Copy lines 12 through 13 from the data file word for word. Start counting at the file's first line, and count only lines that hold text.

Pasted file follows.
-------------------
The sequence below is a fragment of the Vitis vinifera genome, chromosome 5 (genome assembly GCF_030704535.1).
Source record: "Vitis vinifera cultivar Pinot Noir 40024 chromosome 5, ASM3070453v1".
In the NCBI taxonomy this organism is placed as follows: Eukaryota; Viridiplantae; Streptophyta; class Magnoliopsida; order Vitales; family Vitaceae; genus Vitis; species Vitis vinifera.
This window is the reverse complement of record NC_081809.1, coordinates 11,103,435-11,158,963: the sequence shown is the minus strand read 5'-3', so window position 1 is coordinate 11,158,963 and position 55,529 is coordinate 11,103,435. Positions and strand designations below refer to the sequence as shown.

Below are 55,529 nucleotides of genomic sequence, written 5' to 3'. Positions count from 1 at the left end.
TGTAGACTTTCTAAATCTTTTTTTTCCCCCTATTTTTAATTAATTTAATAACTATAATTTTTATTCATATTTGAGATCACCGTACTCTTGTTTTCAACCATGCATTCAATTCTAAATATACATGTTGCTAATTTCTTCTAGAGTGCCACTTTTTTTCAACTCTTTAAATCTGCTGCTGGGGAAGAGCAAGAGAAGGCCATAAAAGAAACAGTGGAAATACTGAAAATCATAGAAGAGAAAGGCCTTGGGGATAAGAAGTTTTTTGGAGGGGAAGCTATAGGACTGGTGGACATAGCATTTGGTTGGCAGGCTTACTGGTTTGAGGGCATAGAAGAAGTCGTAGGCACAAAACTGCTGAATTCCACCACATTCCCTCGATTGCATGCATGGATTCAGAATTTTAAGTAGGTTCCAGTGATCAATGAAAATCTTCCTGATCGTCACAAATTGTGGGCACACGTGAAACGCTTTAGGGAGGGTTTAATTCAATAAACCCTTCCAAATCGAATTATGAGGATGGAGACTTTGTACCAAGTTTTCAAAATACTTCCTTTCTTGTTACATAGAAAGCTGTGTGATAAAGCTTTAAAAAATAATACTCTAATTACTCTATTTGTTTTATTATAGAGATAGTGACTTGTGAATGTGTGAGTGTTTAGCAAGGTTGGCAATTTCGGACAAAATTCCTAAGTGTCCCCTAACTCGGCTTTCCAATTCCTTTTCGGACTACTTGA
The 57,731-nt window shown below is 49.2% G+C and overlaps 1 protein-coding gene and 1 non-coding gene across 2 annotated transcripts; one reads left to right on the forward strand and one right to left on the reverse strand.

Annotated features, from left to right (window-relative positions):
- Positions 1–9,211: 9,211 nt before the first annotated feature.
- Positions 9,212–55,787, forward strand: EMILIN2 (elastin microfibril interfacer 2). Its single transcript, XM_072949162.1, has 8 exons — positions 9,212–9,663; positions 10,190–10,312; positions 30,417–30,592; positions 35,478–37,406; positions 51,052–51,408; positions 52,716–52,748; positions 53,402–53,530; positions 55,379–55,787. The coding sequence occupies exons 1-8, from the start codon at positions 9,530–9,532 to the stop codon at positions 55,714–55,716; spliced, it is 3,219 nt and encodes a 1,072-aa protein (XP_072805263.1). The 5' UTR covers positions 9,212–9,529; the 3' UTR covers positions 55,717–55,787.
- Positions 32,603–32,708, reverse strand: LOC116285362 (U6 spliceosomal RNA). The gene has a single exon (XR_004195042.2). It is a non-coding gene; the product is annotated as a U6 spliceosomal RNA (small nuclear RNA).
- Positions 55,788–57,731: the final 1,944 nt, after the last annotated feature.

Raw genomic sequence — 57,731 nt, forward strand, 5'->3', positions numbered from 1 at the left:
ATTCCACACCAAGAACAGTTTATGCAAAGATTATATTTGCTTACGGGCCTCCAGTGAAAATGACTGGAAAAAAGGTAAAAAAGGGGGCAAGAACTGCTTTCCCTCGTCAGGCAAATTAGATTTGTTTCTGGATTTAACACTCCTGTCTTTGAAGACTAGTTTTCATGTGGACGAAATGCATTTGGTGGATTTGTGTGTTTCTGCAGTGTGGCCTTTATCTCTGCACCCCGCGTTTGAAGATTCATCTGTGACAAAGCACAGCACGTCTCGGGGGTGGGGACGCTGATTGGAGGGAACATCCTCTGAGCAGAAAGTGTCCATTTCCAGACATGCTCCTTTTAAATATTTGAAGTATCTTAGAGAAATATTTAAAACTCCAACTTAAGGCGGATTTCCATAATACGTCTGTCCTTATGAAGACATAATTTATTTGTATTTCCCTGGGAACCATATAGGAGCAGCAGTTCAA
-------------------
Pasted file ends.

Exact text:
- Positions 55,788–57,731: the final 1,944 nt, after the last annotated feature.

Raw genomic sequence — 57,731 nt, forward strand, 5'->3', positions numbered from 1 at the left: